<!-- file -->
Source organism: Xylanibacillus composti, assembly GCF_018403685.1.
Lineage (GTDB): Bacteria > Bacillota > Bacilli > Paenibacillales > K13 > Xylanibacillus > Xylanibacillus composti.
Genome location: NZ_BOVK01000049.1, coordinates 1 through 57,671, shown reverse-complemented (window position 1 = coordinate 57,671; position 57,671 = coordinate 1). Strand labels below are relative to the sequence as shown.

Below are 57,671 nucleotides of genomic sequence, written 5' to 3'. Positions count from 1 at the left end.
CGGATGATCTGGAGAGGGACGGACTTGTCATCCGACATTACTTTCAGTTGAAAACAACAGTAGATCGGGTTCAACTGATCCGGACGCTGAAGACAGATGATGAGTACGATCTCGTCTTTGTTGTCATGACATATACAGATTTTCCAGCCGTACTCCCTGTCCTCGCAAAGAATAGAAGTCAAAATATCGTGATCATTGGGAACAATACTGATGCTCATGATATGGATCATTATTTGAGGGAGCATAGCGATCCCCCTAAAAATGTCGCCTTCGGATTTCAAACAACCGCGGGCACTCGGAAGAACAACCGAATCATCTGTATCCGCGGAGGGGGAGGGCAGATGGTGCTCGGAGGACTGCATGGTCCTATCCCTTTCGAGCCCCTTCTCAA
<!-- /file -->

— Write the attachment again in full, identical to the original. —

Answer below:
Source organism: Xylanibacillus composti, assembly GCF_018403685.1.
Lineage (GTDB): Bacteria > Bacillota > Bacilli > Paenibacillales > K13 > Xylanibacillus > Xylanibacillus composti.
Genome location: NZ_BOVK01000049.1, coordinates 1 through 57,671, shown reverse-complemented (window position 1 = coordinate 57,671; position 57,671 = coordinate 1). Strand labels below are relative to the sequence as shown.

Below are 57,671 nucleotides of genomic sequence, written 5' to 3'. Positions count from 1 at the left end.
CGGATGATCTGGAGAGGGACGGACTTGTCATCCGACATTACTTTCAGTTGAAAACAACAGTAGATCGGGTTCAACTGATCCGGACGCTGAAGACAGATGATGAGTACGATCTCGTCTTTGTTGTCATGACATATACAGATTTTCCAGCCGTACTCCCTGTCCTCGCAAAGAATAGAAGTCAAAATATCGTGATCATTGGGAACAATACTGATGCTCATGATATGGATCATTATTTGAGGGAGCATAGCGATCCCCCTAAAAATGTCGCCTTCGGATTTCAAACAACCGCGGGCACTCGGAAGAACAACCGAATCATCTGTATCCGCGGAGGGGGAGGGCAGATGGTGCTCGGAGGACTGCATGGTCCTATCCCTTTCGAGCCCCTTCTCAA